Zalman 850W Heatpipe Cooled PSU - Test Setup, Methods and Testing

Article Index
Zalman 850W Heatpipe Cooled PSU
ZM850-HP Features and Specs
ZM850-HP Cables and Inside
Test Setup, Methods and Testing
650W Load Test and Final Thoughts

Test Setup & Info:

In the past, we've prided ourselves on real-world testing.  For graphics cards, CPUs and memory, what matters is what takes place in real applications and games.  We also held that philosophy for PSU testing, but after a while, we realized that there is more to a PSU that being able to run a machine stable over a few weeks or months.  In reality, if there is a lot of ripple, this can damage sensitive traces on your $700 graphics card or $1300 CPU.  A multi-meter alone is not good enough to check PSU voltage stability.  It's for this reason that we've updated our PSU testbed, and will continue to improve the detail and quality of our PSU reviews.  That being said, we will still be testing the PSU in a system and will be including stress tests from real components in the real world.

We recently purchased a Tektronics TDS2002 60MHz Dual Channel scope and it has already become invaluable around the shop here at BCCHardware headquarters.  I've used it to troubleshoot everything from PSU's to Radars, and we are using it today to check the stability of the Zalman ZM850-HP 850W PSU.

 

Test System:

 

9W Tests: 

We initially plugged the PSU into an EZ PSU Tester 3 in order to power it on for our "idle" measurements.  As noticed below, the voltage rails were fairly stable with no load, but these aren't necessarily indicative of overall load performance.  According to our Kill-a-Watt, the power draw was 9W.  We thought of throwing out the results, but thought it would be interesting to include and compare with other power supplies to see how they manage a non-load situation, and how much power the PSU itself will draw.

 3.3v at 9W
3.3v at 9W
 5v at 9W
5v at 9W
 12v1 at 9W
12v1 at 9W
     
 12v2 at 9W
12v2 at 9W
 12v3 at 9W
12v3 at 9W
 12v4 at 9W
12v4 at 9W

 

Although there are a total of 6 +12v rails, I've only included pictures from the first four.  The results are almost identical, and to save space, time and to save you from clicking on an extra couple of screenshots, I've left the +12v5 and +12v6 images out of the above picture set.

You can see in the images above the Zalman 850W PSU delivers a fairly clean signal with no load.  It has less ripple and noise that the 1000W Thermaltake ToughPower we recently reviewed.  That being said, there is a noticeable spike in noise just right of the center division.  No-load noise is still well within spec and sits around 30mv across the board.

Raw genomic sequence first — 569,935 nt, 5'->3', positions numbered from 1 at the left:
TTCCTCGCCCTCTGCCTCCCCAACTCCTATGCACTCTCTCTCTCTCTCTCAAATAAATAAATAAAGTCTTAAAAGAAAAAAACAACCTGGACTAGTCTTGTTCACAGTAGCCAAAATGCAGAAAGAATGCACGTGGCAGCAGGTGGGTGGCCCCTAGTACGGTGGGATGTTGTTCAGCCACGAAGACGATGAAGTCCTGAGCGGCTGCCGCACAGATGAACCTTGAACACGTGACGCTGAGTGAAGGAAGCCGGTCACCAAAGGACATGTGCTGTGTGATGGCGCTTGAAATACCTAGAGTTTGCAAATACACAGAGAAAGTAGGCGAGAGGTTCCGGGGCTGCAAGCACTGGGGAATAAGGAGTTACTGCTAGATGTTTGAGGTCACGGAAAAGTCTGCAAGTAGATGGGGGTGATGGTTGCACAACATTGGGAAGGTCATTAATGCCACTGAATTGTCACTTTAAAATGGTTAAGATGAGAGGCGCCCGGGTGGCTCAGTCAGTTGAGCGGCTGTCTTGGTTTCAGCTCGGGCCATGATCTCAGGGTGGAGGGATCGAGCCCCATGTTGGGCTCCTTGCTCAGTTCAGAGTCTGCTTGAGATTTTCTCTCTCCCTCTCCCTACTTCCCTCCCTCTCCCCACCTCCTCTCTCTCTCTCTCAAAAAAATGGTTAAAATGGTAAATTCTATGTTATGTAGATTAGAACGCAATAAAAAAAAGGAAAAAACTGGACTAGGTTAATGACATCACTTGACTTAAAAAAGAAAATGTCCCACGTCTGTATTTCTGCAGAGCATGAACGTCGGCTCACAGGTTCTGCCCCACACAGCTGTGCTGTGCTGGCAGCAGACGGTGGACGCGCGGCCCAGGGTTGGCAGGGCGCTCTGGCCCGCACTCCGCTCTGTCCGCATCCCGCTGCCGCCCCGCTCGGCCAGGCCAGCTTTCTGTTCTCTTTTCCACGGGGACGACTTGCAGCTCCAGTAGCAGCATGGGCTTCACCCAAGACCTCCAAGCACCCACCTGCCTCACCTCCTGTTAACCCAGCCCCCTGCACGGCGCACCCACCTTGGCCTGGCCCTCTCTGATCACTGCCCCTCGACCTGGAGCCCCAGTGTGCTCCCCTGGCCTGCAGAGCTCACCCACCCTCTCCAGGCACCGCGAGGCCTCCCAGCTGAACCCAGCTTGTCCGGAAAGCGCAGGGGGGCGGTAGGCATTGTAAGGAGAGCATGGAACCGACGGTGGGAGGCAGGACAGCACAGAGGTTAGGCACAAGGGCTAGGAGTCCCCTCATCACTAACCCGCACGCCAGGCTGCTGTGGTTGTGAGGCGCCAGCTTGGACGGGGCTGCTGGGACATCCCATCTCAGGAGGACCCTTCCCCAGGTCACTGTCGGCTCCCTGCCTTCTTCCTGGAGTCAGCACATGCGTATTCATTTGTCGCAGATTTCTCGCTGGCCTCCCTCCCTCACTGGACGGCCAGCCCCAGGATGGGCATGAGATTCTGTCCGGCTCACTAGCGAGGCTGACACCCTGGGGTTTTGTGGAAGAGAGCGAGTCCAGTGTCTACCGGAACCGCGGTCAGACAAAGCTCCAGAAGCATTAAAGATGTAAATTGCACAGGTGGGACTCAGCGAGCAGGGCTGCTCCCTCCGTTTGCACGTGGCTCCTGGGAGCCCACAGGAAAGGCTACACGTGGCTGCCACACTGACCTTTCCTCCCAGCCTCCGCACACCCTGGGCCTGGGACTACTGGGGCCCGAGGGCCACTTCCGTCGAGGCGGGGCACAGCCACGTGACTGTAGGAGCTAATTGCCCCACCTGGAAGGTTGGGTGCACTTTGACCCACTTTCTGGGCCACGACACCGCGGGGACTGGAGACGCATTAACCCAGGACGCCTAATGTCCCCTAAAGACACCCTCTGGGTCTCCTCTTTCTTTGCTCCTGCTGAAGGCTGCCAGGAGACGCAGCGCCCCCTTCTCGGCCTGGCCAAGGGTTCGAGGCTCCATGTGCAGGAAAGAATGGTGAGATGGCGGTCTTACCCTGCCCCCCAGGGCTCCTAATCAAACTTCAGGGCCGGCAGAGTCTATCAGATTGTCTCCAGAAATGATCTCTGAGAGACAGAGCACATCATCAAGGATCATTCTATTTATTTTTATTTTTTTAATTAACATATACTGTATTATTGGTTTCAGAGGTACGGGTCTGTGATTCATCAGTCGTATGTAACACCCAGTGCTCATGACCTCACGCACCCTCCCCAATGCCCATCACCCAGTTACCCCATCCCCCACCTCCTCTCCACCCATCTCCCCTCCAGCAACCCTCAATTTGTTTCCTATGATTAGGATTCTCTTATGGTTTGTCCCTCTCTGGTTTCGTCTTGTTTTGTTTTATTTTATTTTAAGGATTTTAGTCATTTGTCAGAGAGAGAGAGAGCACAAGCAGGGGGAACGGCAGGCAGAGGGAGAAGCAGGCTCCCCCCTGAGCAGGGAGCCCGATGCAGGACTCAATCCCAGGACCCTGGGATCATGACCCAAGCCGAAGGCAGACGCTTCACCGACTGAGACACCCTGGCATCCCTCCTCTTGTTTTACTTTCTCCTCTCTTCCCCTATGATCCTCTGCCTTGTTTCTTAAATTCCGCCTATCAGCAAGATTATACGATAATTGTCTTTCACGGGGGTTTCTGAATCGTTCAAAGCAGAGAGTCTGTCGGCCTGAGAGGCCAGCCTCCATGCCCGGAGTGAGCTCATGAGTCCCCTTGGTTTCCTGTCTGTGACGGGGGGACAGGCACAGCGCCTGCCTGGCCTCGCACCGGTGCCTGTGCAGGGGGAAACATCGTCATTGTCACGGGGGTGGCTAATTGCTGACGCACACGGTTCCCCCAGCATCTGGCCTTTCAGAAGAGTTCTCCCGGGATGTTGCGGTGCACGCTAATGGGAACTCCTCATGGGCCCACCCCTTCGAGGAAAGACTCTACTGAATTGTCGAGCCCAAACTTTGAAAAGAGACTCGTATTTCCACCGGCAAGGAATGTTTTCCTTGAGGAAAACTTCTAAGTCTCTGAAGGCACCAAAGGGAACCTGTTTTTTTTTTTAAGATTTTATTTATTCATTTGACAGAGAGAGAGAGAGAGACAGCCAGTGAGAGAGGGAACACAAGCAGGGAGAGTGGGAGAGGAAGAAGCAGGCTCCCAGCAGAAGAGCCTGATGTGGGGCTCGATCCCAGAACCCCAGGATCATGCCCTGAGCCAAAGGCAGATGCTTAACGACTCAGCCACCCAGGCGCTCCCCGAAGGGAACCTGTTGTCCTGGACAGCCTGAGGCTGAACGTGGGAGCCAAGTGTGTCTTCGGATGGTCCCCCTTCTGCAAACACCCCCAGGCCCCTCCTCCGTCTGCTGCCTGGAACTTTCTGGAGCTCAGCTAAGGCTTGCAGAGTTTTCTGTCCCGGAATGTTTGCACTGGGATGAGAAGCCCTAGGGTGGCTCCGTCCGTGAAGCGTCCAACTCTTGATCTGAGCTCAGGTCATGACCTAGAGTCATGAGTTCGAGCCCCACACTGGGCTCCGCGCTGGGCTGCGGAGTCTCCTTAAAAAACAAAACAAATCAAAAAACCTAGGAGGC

350W Tests:

We ran 200W and 350W and 650W tests on this unit, but have left out a bunch of screenshots.  All of these readings will be recorded in a chart at the end of the review, but for now we'll take a closer look at the power signal when under a 350W load.  This test is done with the system running two instances of Folding @ Home.  This load should be quite representative of many mid-range computers when running full-load so we included some screenshots at this load.

 3.3v at 350W
3.3v at 350W
 5v at 350W
5v at 350W

 

At 350W the system and PSU ran very solid.  According to our scope, the unit is within specs, but is much more "noisy" that the Thermaltake Toughpower at a similar load.  Everything was well within specifications but this trend could prove troubling as we get into higher load situations.

12v1 at 350W
12v1 at 350W

 

The Zalman PSU showed peak-to-peak ripple and noise in the mid-high 40mV range at 350W, while the Thermaltake Toughpower had a much better showing and stayed in the low 20mV to high 30mV range at a similar load.  The system powered by the Zalman 850W PSU is rock solid, but perhaps the smaller 18A rails are showing signs of weakness when every rail on this unit is being used - thanks to the dual PCIe power requirements of each 8800GTX graphics card.

On the last page we'll cover the 650W tests and see how this unit holds up when tortured with an overclocked Quad Core CPU and a pair of 8800GTX's that are running faster than 8800 Ultra's thanks to the Zalman Reserator XT.